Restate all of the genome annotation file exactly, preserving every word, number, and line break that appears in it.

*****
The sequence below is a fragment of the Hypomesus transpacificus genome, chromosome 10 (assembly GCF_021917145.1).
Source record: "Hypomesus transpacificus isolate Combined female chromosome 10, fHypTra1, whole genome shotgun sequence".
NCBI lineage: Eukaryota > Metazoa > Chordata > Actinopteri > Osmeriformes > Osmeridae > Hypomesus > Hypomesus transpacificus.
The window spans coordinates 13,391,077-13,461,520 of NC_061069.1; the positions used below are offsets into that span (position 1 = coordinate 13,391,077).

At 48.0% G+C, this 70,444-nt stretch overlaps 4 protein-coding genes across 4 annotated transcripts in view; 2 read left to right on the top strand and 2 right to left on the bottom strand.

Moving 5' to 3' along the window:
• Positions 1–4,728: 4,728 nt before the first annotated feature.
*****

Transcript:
The sequence below is a fragment of the Hypomesus transpacificus genome, chromosome 10 (assembly GCF_021917145.1).
Source record: "Hypomesus transpacificus isolate Combined female chromosome 10, fHypTra1, whole genome shotgun sequence".
NCBI lineage: Eukaryota > Metazoa > Chordata > Actinopteri > Osmeriformes > Osmeridae > Hypomesus > Hypomesus transpacificus.
The window spans coordinates 13,391,077-13,461,520 of NC_061069.1; the positions used below are offsets into that span (position 1 = coordinate 13,391,077).

At 48.0% G+C, this 70,444-nt stretch overlaps 4 protein-coding genes across 4 annotated transcripts in view; 2 read left to right on the top strand and 2 right to left on the bottom strand.

Moving 5' to 3' along the window:
• Positions 1–4,728: 4,728 nt before the first annotated feature.